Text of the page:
The Jeep Grand Cherokee was immediately distinguished from the rest of its class, by being the first midsize SUV to offer a unibody chassis. The unibody chassis is one that combines the body and frame of a vehicle into one single structure. The result of this powerful unitary structure is that it is stronger, weighs less, allows for more interior space, and is safer in the event of a collision.
While the Jeep Grand Cherokee has always been built on this type of chassis, its competition was still using the heavier, body-on-frame construction. This type of construction builds the frame and body separately and then fuses them together. The result? A heavier, less efficient, and more rigid ride, that results in more serious injuries and deaths when a collision occurs.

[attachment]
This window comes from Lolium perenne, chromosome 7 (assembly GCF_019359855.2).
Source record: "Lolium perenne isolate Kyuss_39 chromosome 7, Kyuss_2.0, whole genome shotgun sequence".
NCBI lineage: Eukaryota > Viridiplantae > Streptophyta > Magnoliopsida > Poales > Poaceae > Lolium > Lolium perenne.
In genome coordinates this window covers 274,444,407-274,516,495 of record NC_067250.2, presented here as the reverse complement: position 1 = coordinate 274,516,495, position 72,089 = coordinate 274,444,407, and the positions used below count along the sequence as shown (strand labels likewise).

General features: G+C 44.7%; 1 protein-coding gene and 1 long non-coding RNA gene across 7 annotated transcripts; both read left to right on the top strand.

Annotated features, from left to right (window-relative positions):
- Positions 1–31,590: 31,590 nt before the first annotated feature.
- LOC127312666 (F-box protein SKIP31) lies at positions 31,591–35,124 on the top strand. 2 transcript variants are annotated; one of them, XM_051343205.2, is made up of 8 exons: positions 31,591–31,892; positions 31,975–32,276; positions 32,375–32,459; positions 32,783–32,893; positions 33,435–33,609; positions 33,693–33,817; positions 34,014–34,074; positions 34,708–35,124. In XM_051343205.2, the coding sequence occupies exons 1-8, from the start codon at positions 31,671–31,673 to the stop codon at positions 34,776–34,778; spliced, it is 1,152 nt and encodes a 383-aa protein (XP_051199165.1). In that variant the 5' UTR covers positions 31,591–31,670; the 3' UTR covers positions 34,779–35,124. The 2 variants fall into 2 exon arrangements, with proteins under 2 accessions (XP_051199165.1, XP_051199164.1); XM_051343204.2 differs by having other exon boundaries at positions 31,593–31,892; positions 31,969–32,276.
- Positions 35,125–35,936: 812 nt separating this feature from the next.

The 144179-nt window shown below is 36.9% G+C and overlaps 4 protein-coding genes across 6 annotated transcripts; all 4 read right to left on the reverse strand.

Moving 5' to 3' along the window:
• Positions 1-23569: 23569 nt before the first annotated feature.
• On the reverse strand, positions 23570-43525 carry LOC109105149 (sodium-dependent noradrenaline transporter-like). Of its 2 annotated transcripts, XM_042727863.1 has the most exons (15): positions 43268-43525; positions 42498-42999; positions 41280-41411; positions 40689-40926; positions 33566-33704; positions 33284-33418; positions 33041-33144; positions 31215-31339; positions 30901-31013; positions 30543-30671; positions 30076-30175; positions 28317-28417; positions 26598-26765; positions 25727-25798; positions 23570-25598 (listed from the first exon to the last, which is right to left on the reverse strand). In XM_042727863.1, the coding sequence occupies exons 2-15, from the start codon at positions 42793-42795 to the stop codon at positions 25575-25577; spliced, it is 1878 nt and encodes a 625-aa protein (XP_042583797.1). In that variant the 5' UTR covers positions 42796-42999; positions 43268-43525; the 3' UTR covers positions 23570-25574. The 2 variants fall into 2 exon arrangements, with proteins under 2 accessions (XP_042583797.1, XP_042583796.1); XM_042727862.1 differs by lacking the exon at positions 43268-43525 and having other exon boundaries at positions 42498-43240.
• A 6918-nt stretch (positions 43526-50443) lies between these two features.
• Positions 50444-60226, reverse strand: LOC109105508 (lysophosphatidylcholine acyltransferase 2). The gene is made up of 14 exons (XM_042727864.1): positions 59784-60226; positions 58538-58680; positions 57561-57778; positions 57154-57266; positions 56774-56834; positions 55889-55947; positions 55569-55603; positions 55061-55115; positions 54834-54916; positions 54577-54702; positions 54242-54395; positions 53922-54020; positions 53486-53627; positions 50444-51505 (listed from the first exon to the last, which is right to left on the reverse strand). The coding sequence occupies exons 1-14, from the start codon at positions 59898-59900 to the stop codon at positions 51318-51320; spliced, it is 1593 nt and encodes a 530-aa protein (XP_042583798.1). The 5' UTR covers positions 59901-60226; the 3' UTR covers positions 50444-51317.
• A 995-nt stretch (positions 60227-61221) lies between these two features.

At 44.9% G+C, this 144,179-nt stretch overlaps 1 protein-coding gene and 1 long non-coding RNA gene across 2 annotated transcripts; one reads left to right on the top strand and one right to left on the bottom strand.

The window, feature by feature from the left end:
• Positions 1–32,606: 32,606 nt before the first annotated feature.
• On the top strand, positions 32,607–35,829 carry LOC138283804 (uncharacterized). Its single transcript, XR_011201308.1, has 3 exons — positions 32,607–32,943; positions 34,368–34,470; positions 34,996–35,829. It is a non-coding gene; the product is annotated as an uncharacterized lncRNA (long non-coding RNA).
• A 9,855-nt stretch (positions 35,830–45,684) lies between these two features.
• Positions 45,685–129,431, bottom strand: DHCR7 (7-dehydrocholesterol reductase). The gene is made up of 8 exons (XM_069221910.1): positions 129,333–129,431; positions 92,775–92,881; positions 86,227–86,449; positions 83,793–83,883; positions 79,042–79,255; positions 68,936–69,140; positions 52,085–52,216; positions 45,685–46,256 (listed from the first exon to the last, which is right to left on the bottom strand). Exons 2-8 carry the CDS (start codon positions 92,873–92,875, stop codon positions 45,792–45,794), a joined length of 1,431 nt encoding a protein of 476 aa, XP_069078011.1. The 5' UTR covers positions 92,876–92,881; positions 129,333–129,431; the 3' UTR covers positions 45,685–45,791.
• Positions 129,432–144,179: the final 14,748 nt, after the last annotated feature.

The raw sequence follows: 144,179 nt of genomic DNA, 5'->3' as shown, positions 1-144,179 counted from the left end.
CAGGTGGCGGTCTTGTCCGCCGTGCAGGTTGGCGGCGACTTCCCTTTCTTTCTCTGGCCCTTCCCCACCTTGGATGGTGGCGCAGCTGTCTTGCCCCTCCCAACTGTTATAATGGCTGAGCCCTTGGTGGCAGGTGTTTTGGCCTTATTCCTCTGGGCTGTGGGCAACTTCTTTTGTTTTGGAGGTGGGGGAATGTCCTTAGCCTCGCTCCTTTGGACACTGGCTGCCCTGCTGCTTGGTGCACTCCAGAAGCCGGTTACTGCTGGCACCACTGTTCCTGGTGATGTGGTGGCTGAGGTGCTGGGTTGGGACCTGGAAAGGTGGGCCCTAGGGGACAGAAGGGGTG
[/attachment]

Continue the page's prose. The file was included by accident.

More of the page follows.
Today, most midsize SUVs have adopted the unibody construction model, but because they did not always use this safer chassis method, used versions can be less efficient, less safe, and uncomfortable to ride in.
Jeep has always built the Grand Cherokee on the safer, more efficient unibody chassis. This is just one of the reasons that the used Jeep Grand Cherokee midsize SUV, is one of the best on the market. Whether you are looking at an original 1993 model or a used 2013 model, you can rest assured knowing that your Grand Cherokee features a unibody chassis, and will keep you safe on all of your adventures.
Built to Take You On and Off the Road
The body construction of the Grand Cherokee is not the only thing that makes it stand apart from other midsize SUVs. A major draw for drivers to head over to the Jeep brand is that every Jeep vehicle is equipped to take you wherever you want to go – whether there is a road to get you there or not.